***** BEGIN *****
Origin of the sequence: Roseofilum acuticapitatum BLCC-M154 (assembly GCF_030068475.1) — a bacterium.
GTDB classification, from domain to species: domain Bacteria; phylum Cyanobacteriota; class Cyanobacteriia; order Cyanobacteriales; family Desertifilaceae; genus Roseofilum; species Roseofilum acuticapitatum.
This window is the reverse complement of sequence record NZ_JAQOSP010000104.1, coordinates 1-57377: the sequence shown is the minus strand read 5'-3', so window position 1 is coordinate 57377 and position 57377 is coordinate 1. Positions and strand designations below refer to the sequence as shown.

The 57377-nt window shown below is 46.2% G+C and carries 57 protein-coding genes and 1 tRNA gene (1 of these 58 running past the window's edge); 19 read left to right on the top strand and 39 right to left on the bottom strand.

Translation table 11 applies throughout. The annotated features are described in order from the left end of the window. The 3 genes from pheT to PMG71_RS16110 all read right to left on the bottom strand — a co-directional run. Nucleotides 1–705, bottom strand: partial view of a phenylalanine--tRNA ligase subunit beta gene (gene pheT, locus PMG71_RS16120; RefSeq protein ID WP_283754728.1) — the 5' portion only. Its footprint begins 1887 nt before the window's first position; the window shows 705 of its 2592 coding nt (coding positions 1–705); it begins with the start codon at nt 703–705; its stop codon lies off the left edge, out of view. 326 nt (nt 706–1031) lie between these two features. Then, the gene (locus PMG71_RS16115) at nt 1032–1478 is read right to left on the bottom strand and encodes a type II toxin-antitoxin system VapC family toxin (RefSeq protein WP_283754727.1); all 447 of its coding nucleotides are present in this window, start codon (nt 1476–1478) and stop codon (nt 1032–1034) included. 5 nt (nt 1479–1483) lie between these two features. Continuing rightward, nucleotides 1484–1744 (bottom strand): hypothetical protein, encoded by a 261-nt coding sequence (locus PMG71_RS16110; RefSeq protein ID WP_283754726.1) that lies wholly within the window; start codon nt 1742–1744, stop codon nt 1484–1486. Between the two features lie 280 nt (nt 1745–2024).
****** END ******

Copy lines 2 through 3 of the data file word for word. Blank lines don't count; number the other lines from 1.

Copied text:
GTDB classification, from domain to species: domain Bacteria; phylum Cyanobacteriota; class Cyanobacteriia; order Cyanobacteriales; family Desertifilaceae; genus Roseofilum; species Roseofilum acuticapitatum.
This window is the reverse complement of sequence record NZ_JAQOSP010000104.1, coordinates 1-57377: the sequence shown is the minus strand read 5'-3', so window position 1 is coordinate 57377 and position 57377 is coordinate 1. Positions and strand designations below refer to the sequence as shown.